Eye strain, bad posture, tech habits and stress are all leading factors in tension headaches and neck pain. Learn how to give yourself a tension-relieving head massage.
by James Han
Many of us spend a significant chunk of the day in front of a screen. In fact, the average American is on their phone for about 5.4 hours every day — and if you count the time spent in front of a laptop or desktop, that number climbs to 9.67 hours.
Combined with eye strain and bad posture, our tech habits are leading to a surge of “text neck,”symptoms of which include neck pain, reduced mobility and more. It’s estimated that 7 out of 10 Americans will experience neck pain at some point in their lives.
When you add chronic stress to the mix, you’re getting a recipe for tension headaches, spasms or worse. While the best long-term solution is to make serious lifestyle adjustments (such as practicing stress management techniques), you can find short-term relief through massage therapy. Here, we’ll explain what causes head and neck tension as well as how to give yourself a head massage.
Causes of Head and Neck Tension
According to Harvard Health, tension headaches are the most common type of headache. For most people, they feel like pressure or a tightening band around the skull, and can also be accompanied by pain behind the eyes or soreness of the neck and shoulders.
While the exact causes are still unknown, it’s generally accepted that they can be triggered by any activity that overstretches or causes contractions in the muscles of the head and neck regions. This includes hunching over a computer for a long period of time or slouching in bed while sending texts, but it also applies to individuals whose job requires heavy lifting or repetitive motions. Other stressors can be harder to pin down, such as caffeine, cold temperatures, dehydration, jaw clenching, skipping meals, eye strain and lack of sleep. In most cases, a tension headache will pass on its own or with light at-home care, but if it’s accompanied by fever, slurred speech, blurry vision or numbness, visit your doctor.
Benefits of a Head Massage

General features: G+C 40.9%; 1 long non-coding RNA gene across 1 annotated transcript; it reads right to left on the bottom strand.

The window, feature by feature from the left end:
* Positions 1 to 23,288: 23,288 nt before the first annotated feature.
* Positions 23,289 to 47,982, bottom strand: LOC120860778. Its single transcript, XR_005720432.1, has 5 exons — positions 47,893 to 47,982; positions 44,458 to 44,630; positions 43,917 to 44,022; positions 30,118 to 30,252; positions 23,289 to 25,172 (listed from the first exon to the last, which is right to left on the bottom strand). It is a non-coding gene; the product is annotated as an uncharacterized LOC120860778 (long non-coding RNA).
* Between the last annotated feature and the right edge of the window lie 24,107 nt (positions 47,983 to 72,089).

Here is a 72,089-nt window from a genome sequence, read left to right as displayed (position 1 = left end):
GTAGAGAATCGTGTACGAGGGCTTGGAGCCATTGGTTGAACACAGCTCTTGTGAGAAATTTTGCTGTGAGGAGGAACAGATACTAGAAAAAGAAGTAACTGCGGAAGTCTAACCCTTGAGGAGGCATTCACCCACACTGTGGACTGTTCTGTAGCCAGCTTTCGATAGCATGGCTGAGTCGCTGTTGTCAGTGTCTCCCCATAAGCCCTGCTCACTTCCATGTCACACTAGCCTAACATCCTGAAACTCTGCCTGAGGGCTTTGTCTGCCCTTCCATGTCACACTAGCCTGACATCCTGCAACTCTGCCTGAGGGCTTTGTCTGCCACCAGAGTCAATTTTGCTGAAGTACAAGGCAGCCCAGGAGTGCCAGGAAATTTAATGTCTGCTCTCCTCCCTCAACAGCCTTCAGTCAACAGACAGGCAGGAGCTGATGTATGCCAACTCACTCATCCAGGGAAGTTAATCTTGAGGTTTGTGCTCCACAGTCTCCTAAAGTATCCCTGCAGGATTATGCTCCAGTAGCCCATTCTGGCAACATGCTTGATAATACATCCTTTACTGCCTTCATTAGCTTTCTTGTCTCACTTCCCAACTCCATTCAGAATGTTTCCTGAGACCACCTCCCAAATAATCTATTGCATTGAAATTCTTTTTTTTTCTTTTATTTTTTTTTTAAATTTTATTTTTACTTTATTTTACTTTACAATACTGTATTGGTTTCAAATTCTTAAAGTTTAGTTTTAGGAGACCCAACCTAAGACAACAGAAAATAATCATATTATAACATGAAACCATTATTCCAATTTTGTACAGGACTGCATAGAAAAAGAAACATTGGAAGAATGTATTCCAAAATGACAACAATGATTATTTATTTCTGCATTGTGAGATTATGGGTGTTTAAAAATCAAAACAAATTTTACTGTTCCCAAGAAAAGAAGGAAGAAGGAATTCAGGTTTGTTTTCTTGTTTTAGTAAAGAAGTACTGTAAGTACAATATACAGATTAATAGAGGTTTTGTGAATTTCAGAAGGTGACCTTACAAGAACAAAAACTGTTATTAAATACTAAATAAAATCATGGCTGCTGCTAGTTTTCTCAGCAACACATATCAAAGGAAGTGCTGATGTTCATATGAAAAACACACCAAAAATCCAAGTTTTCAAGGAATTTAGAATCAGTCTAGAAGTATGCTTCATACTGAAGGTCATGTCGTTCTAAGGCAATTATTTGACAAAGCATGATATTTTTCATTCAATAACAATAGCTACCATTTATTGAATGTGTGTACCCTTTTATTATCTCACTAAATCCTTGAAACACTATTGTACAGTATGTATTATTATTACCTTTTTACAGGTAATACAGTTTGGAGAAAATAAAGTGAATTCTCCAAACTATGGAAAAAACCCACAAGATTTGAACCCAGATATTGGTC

A head massage can help relieve some of the discomfort caused by tension in the head and neck as well as reduce the frequency of tension headaches. And there are other benefits, too. As it turns out, a scalp massage may stimulate hair follicles and dilate blood vessels beneath the skin, encouraging hair growth. One study found that participants who massaged their scalps for four minutes each day over a 24-week span experienced thicker hair by the end of the study. Another study discovered that a head massage may help your body regulate the production of cortisol (the stress hormone), blood pressure and heart rate.
How To Give Yourself a Head Massage
Giving yourself a tension-relieving head massage requires only a bit of time — and your fingertips. (If you’re feeling fancy, some massage oil, too.) Here, we’ll tell you how to treat tightness in three common problem areas: the scalp, neck and shoulders.
To massage your scalp, follow these steps:
- Sit down in a comfortable chair, drape a towel over your shoulders (if you’re using an oil) and set a vibe. Candles? Music? To kickstart the relaxation process, you can also take a dropperful of SLOW, an Ayurvedic tincture with adaptogenic essential oils and CBD that can help your body find calmness, comfort and balance.
- Lift your hands to your head (after dipping them into warm oil, if you’d like) and apply gentle to medium pressure on your scalp. Move your fingertips in slow, circular motions. If you want to feel energized, move your fingers vigorously.
- Cover your entire scalp, including your ears and neck, continuing the circular motions. Remember to inhale and exhale deliberately and deeply.
- Repeat over the entire head area, but instead of circular motions, gently pinch and knead the scalp.
To massage your neck, follow these steps:
- Sit down in a comfortable position and straighten your neck and back, and smooth a layer of The Root of it All CBD’s REWIND muscle rub onto the areas you plan to massage.
- Using your fingertips, press into your neck and make circular motions. Your pressure should be firm.
- When you reach the area where your neck meets your shoulder blades, pinch the corners tightly and knead the muscles between your fingers. Squeeze and hold for several breaths.
- Go around your entire neck region again, this time balling your hands into fists and digging your knuckles into your skin.
- Continue for up to five minutes.
This one requires a tennis ball, rubber ball or even an apple — whatever spherical object you have lying around the house:
- On a yoga mat or the carpet, place your ball or ball-shaped item at the location where you plan on resting your shoulder and upper back.
- Lie down, resting gently on the ball so that it’s sandwiched between you and the floor.
- Using your bent legs, push against the floor so that your body moves slowly over the ball. When you feel it hitting a tight spot, sink into the floor a bit and rock back and forth to allow the ball to loosen the knot.
- Continue moving in a free-flow, exploratory way until your back and shoulders feel relaxed.
James Han is a writer, editor and content strategist based in Los Angeles. When he’s not deep in a Google Doc, you can find him reading, watching films and taking long walks.
Spine-Health - Text Neck Symptoms and Diagnosis
Healthline - Benefits of a Head Massage
Journal of Physical Therapy Science - The Effect of a Scalp Massage on Stress Hormone, Blood Pressure, and Heart Rate of Healthy Female